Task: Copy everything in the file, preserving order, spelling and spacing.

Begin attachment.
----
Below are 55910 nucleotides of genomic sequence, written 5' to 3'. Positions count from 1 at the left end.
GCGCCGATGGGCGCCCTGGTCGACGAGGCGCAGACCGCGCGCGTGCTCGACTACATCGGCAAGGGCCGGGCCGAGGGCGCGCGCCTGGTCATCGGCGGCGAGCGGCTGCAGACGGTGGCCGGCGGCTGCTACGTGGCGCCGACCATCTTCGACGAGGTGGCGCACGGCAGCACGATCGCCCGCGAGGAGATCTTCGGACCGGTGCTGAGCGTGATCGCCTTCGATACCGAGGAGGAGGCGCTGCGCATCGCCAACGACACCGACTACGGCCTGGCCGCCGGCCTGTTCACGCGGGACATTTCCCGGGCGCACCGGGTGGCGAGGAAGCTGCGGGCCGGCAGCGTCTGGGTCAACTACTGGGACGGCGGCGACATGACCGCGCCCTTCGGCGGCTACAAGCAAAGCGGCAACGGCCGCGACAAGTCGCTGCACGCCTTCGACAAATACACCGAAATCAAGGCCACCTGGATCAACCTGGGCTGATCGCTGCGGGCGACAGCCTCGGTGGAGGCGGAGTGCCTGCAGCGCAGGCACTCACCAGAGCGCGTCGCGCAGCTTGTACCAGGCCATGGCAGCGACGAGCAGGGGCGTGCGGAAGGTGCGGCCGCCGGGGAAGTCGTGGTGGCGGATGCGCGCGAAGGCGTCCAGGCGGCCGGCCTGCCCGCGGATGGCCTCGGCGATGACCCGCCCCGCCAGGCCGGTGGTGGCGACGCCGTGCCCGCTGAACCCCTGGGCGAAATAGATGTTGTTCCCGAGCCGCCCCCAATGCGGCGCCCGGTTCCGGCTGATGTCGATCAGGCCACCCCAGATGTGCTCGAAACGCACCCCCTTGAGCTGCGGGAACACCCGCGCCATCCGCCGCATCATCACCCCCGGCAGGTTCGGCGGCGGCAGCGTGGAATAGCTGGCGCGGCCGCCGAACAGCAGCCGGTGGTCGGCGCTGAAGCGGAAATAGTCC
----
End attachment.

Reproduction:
Below are 55910 nucleotides of genomic sequence, written 5' to 3'. Positions count from 1 at the left end.
GCGCCGATGGGCGCCCTGGTCGACGAGGCGCAGACCGCGCGCGTGCTCGACTACATCGGCAAGGGCCGGGCCGAGGGCGCGCGCCTGGTCATCGGCGGCGAGCGGCTGCAGACGGTGGCCGGCGGCTGCTACGTGGCGCCGACCATCTTCGACGAGGTGGCGCACGGCAGCACGATCGCCCGCGAGGAGATCTTCGGACCGGTGCTGAGCGTGATCGCCTTCGATACCGAGGAGGAGGCGCTGCGCATCGCCAACGACACCGACTACGGCCTGGCCGCCGGCCTGTTCACGCGGGACATTTCCCGGGCGCACCGGGTGGCGAGGAAGCTGCGGGCCGGCAGCGTCTGGGTCAACTACTGGGACGGCGGCGACATGACCGCGCCCTTCGGCGGCTACAAGCAAAGCGGCAACGGCCGCGACAAGTCGCTGCACGCCTTCGACAAATACACCGAAATCAAGGCCACCTGGATCAACCTGGGCTGATCGCTGCGGGCGACAGCCTCGGTGGAGGCGGAGTGCCTGCAGCGCAGGCACTCACCAGAGCGCGTCGCGCAGCTTGTACCAGGCCATGGCAGCGACGAGCAGGGGCGTGCGGAAGGTGCGGCCGCCGGGGAAGTCGTGGTGGCGGATGCGCGCGAAGGCGTCCAGGCGGCCGGCCTGCCCGCGGATGGCCTCGGCGATGACCCGCCCCGCCAGGCCGGTGGTGGCGACGCCGTGCCCGCTGAACCCCTGGGCGAAATAGATGTTGTTCCCGAGCCGCCCCCAATGCGGCGCCCGGTTCCGGCTGATGTCGATCAGGCCACCCCAGATGTGCTCGAAACGCACCCCCTTGAGCTGCGGGAACACCCGCGCCATCCGCCGCATCATCACCCCCGGCAGGTTCGGCGGCGGCAGCGTGGAATAGCTGGCGCGGCCGCCGAACAGCAGCCGGTGGTCGGCGCTGAAGCGGAAATAGTCC